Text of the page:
Wartime sermons reveal how Jews perceive themselves in relation to the majority society and how Jewish and national values are reconciled when the fate of a nation is at stake. They also illustrate how rabbis guide their communities through the challenges of their times. The sermons reproduced here were delivered by American and British rabbis from across the Jewish spectrum-Orthodox to Liberal, Ashkenazi and Sephardi-from the Napoleonic Wars to the attacks of 9/11. Each sermon is prefaced by a comprehensive introduction explaining the context in which it was delivered. Detailed notes explain allusions unfamiliar to a present-day readership and draw comparisons where appropriate to similar passages in contemporary newspapers and other sermons. A general introduction surveys more broadly the distinctive elements of modern Jewish preaching-the new preaching occasions bound up with the history of the countries in which Jews were living; new modes for the dissemination of the sermons (printed pamphlets and the Jewish and general press), and the emergence of women's voices from the pulpit.
It also surveys the distinctive themes of modern Jewish sermons, including responses to Jewish suffering, social justice, eulogies for national leaders, Zionism, and war. What Jewish religious leaders said to their congregations when their countries went to war (or, in some cases, were considering going to war) raises questions of central significance for both modern Jewish history and religious thinking in the civic context. What evidence do these sermons present concerning the degree of patriotism felt by Jews? Where and when do we find examples of dissent from the policies taken by their governments, or explicit criticism? What theological problems are raised by the preachers in the context of unprecedented and unimagined destruction, and how do they respond to these problems? How is the enemy presented in these texts? How is the problem of Jews fighting and killing other Jews addressed? Are the preachers functioning to articulate traditions that challenge the consensus of the moment, or as instruments of social control serving the needs of governments looking for unquestioning support from their citizenry?
In all these areas, this book makes an important contribution to the American- and Anglo-Jewish history of this period while also making available a collection of mostly unknown Jewish texts produced at dramatic moments of the past two centuries.
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Marc Saperstein is Principal of Leo Baeck College, London. After receiving a Ph.D. at Harvard, he taught there for nine years, holding the first regular faculty position in Jewish Studies at Harvard Divinity School. Before relocating to London, he was the Charles E. Smith Professor of Jewish History and Director of the Program in Judaic Studies at the George Washington University. A Fellow and former Vice President of the prestigious American Academy for Jewish Research, he has been visiting professor at Columbia University, the University of Pennsylvania, and the Revel Graduate School of Yeshiva University. He is the author of five books, including Jewish Preaching, 1200-1800 and 'Your Voice Like a Ram's Horn': Themes and Texts in Traditional Jewish Preaching, both of which won National Jewish Book Awards, as well as many other works on Jewish history and thought. Professor Saperstein is widely recognized as the leading authority in this generation on the history of the Jewish sermon in medieval and modern times.Review:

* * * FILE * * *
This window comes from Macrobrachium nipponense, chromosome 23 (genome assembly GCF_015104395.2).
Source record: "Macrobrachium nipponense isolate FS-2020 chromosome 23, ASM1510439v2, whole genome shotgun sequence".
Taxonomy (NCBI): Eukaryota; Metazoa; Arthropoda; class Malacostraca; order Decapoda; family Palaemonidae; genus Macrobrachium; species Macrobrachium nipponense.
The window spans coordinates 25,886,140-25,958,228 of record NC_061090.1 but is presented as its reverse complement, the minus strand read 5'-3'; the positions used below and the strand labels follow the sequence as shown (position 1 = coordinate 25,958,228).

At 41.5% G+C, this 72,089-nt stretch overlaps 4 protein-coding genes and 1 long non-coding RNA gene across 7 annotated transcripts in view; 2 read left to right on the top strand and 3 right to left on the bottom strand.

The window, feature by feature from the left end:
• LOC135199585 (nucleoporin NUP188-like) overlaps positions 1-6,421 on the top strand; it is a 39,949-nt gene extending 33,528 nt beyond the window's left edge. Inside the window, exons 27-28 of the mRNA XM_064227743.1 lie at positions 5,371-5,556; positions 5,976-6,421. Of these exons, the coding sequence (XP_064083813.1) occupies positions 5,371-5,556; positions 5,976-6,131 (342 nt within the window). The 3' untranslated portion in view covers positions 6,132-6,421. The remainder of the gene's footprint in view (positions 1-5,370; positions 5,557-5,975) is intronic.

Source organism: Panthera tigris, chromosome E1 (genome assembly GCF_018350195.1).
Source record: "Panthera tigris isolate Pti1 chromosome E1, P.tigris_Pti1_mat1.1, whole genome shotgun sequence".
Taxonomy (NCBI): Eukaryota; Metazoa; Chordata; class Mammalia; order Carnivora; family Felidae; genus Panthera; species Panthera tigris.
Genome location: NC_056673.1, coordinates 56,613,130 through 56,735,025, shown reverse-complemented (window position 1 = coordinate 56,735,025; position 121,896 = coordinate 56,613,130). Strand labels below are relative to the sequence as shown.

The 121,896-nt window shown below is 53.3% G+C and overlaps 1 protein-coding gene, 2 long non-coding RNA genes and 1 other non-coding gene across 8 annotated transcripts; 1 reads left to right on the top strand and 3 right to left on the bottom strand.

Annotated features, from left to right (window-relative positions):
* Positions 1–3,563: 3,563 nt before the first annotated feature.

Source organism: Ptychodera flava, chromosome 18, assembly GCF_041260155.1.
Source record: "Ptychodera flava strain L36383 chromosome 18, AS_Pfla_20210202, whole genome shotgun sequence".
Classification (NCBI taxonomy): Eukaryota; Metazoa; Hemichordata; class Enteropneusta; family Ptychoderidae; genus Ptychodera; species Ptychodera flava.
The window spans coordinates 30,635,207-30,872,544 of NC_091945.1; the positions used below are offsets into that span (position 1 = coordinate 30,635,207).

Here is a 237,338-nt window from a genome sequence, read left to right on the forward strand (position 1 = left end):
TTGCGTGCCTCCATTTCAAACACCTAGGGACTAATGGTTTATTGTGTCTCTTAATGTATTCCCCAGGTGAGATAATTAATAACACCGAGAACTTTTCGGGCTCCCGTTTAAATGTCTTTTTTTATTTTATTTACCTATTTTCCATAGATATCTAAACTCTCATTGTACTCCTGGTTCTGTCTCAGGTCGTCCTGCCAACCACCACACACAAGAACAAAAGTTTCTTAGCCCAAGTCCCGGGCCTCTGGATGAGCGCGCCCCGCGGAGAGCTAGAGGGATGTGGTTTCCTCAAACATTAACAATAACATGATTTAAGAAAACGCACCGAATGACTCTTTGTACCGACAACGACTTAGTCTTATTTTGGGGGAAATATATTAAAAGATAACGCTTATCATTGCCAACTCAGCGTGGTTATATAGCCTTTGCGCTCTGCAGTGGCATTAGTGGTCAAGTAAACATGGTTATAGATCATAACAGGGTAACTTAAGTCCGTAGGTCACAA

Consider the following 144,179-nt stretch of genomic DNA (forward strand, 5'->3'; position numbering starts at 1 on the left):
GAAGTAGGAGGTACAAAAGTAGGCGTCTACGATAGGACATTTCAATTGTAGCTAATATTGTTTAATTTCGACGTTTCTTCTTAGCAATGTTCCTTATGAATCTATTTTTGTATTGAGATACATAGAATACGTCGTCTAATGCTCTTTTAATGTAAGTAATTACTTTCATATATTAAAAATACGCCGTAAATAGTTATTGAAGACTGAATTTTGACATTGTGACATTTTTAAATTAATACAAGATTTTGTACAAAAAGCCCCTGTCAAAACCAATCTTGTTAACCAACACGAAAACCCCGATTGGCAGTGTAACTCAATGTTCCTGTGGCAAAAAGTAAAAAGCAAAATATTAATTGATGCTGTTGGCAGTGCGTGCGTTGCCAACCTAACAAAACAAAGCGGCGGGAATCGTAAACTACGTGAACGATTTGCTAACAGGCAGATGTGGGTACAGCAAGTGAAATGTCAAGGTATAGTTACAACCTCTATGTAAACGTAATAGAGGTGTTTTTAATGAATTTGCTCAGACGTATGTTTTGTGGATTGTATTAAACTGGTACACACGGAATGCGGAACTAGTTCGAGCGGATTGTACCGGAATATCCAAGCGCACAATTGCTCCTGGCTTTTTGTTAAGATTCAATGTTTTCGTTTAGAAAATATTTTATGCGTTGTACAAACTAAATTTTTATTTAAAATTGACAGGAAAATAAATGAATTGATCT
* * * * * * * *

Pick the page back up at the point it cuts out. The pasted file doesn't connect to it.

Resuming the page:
'Sermons brilliantly anthologized by Marc Saperstein ... rich collection. The very nature of the book's core source material-originally addressed to the Jewish masses-renders this book eminently accessible and of natural interest to a very broad readership. At the same time, Saperstein's extensive historical introductions to each of the sermons, along with his erudite annotations of these texts, will be of enormous value to scholars of modern Jewish theology and history.' Allan Nadler, Forward 'Students and scholars of the history of preaching will find it invaluable. The footnotes and introductions that comprise nearly half the book are a scholarly tour de force and the 72-page Introduction to the book as a whole is a riveting overview of elements of Jewish preaching in America and Great Britain and a stunning example of the use of sermons as data in a broader history of the intersection between religious groups and civic life. Margaret Moers Wenig, Homilectic 'Immensely readable ... a pioneering contribution to the social, religious, and political history of Anglo-Jewry.' Jeffrey Cohen, Jewish Chronicle 'Marc Saperstein has virtually created a new field of Jewish studies: the scientific study of sermons ... for having brought together, across the denominational lines that usually separate them, some of the great voices of the past and for having studied their word carefully, both in terms of their context and in terms of what they have to say to us today, we owe Saperstein our gratitude. he has made a genuine contribution to the study of a little-known field of Jewish scholarship.' Jack Riemer, Palm Beach Jewish Journal
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Book Description The Littman Library of Jewish, 2008. Hardcover. Book Condition: New. Never used!. Bookseller Inventory # P111904113540
Book Description Littman Library Of Jewish Civilization, 2008. Hardcover. Book Condition: New. Bookseller Inventory # DADAX1904113540
Book Description The Littman Library of Jewish Civilization in association with Liverpool University Press, 2008. Hardcover. Book Condition: New. book. Bookseller Inventory # M1904113540